02 May 2007

Beyond (De)Capitation

Note: Shout-outs to Janine Mendes-Franco, who selected another of My recent posts for Global Voices Online and to Raúl José, of De todo como en botica, for including Me in his analysis of Stupid Rosselló's pathetic mewl for attention.

From a dear friend, much more evidence beyond capitation that the health care system is a mangled wreck. Statehooders, try to understand that the following happened in the States, okay?

The whole area of medical care is COMPLETELY MESSED UP (and capitation is just one symptom of that).

My main complaint--medical care is basically the ONLY place where the price tag associated with something is completely irrelevant to the end user. People want to walk into a pharmacy and pay their $10 co-pay, regardless of the cost of the drug. Consumers have NO incentive to make rational decisions because they are shielded from the actual cost of care. (Why SHOULD I take the generic or an older drug if my copay is the same for the spiffiest name-brand drug? And why should I take over-the-counter Claritin and pay the full cost when I can take Zyrtec which is still covered under my drug plan?)

You also don't see the price tag until it's too late. Look at Don's broken toe from last year. His $1000 toe. He went to an emergency room at a facility on our list of "Approved Providers." We got their bill - $500 - even though he never got past the waiting room and a triage "curtain." Then we got the doctor's bill - $455. The doctor spent less then 3 minutes with Don. Looked at his toe, gave it a mighty yank, and told an assistant to "buddy-tape" it. For that, we were billed for two separate procedures (one labeled "SURGERY"). That's a heck of an hourly billing rate. And the story gets better... The doctors in the emergency room aren't a part of ANY insurer's plan. They can charge whatever they please and you just have to pay it. No negotiated fees. No discounts. Do not pass go, and pay way more than $200. AND--this is the kicker--although they don't recognize our insurance, because we HAVE insurance, they wouldn't discount the bill (claimed they "COULDN'T"). So we were stuck paying their highway robbery rate of $455. The only reasonable bill was from the radiologist - $11.55 to read the x-ray.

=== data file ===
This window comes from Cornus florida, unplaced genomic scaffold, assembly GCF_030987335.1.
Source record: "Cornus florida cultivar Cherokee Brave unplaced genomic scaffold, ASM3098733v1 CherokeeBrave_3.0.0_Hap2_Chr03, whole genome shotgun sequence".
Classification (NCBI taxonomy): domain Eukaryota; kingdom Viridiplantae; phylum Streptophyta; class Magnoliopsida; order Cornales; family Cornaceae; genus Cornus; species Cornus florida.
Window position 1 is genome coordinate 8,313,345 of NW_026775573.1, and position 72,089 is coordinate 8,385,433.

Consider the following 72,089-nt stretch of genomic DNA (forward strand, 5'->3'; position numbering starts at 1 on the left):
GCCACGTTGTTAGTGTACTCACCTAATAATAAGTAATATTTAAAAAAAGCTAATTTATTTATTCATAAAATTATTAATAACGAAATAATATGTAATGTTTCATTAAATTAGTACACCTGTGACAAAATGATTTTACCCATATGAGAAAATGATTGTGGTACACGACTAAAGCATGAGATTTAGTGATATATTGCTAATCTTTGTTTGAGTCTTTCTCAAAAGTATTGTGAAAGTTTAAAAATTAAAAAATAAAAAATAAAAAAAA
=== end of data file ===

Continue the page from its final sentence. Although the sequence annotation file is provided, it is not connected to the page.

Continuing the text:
We TRIED to shop--went to what we THOUGHT was a facility covered by our plan. But there's no transparency in the pricing or anything else in the process. That's one of my problems with it.

I have a pharmacist friend in Louisiana who works with a lot of Medicaid patients. Because THEY aren't paying ANYTHING for their prescriptions, it is amazing how picky they can be. They get the name-brand drugs (no generic drugs for them - those are reserved for the paying customers with insurance). She's had parents return a drug because, "My child didn't like the taste of it." They wanted a different drug, AND THE DOCTOR GAVE IT TO THEM. (My child would have been told, "Swallow it. I know it tastes bad, but GET OVER IT.")

Society wants the easy fix ("diet and exercise" would sometimes work as well as a drug, but we want to be able to "supersize our fries," then take a pill for our cholesterol). What happened to personal responsibility? If you watch the drug ads, it doesn't need to exist. Pharma has a cure for whatever ill you may have or think you have. Drug ads make me crazy.

There are too many special-interest groups with VERY vested interests in maintaining the status quo. There are many INDIVIDUALS who like the status quo, too (mainly those with rich employer-provided health plans - just even WHISPER about changing a health plan at a unionized facility and watch the union squawk).

If there isn't a link between the COST and the SERVICE, then individuals will naturally want the most expensive (not most cost-effective) option. People have no incentive to self-regulate their demand for services, or to seek the most cost-efficient options. To me, that indicates a broken system. There will be no easy fixes, and fixes will not be popular.

We have a $10k deductible. I have plenty of reason to try to control what I am paying, but I'm not given the tools to do it. (Just look at our toe experience...)

Imagine: The richest, most successful country in history has a health-care system built on any number of factors... except actual health-care. And rather than seek a better solution, We play "Monkey see, monkey do".

However, in Our defense, so long as We are beholden to the Big Monkeys from the north--Medicare, insurance companies, pharmaceutical companies, etc.--and their incessant lobbying to keep a broken system broken, We'll just have to play along. It's not like We've ever had a real doctor in charge to try to make a difference, right?

The Jenius Has Spoken.

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